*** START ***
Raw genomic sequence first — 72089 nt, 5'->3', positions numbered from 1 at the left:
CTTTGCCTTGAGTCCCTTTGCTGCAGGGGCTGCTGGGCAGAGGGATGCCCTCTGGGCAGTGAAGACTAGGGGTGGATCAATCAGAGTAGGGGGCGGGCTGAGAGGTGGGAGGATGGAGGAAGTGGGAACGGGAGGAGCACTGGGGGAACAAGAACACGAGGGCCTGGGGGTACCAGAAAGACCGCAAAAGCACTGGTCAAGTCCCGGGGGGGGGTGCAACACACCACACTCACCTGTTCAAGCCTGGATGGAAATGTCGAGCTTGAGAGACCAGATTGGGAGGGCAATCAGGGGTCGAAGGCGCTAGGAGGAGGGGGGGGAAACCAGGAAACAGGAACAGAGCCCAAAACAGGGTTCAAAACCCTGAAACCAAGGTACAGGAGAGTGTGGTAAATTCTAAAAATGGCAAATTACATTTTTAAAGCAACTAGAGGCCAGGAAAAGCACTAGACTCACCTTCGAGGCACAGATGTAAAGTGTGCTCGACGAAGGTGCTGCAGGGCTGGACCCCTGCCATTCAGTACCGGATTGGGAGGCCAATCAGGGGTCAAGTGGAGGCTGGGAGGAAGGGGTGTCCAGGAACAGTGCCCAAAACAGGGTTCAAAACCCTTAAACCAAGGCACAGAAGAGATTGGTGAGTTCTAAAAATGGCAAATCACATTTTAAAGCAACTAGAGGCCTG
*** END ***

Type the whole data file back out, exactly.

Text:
Raw genomic sequence first — 72089 nt, 5'->3', positions numbered from 1 at the left:
CTTTGCCTTGAGTCCCTTTGCTGCAGGGGCTGCTGGGCAGAGGGATGCCCTCTGGGCAGTGAAGACTAGGGGTGGATCAATCAGAGTAGGGGGCGGGCTGAGAGGTGGGAGGATGGAGGAAGTGGGAACGGGAGGAGCACTGGGGGAACAAGAACACGAGGGCCTGGGGGTACCAGAAAGACCGCAAAAGCACTGGTCAAGTCCCGGGGGGGGGTGCAACACACCACACTCACCTGTTCAAGCCTGGATGGAAATGTCGAGCTTGAGAGACCAGATTGGGAGGGCAATCAGGGGTCGAAGGCGCTAGGAGGAGGGGGGGGAAACCAGGAAACAGGAACAGAGCCCAAAACAGGGTTCAAAACCCTGAAACCAAGGTACAGGAGAGTGTGGTAAATTCTAAAAATGGCAAATTACATTTTTAAAGCAACTAGAGGCCAGGAAAAGCACTAGACTCACCTTCGAGGCACAGATGTAAAGTGTGCTCGACGAAGGTGCTGCAGGGCTGGACCCCTGCCATTCAGTACCGGATTGGGAGGCCAATCAGGGGTCAAGTGGAGGCTGGGAGGAAGGGGTGTCCAGGAACAGTGCCCAAAACAGGGTTCAAAACCCTTAAACCAAGGCACAGAAGAGATTGGTGAGTTCTAAAAATGGCAAATCACATTTTAAAGCAACTAGAGGCCTG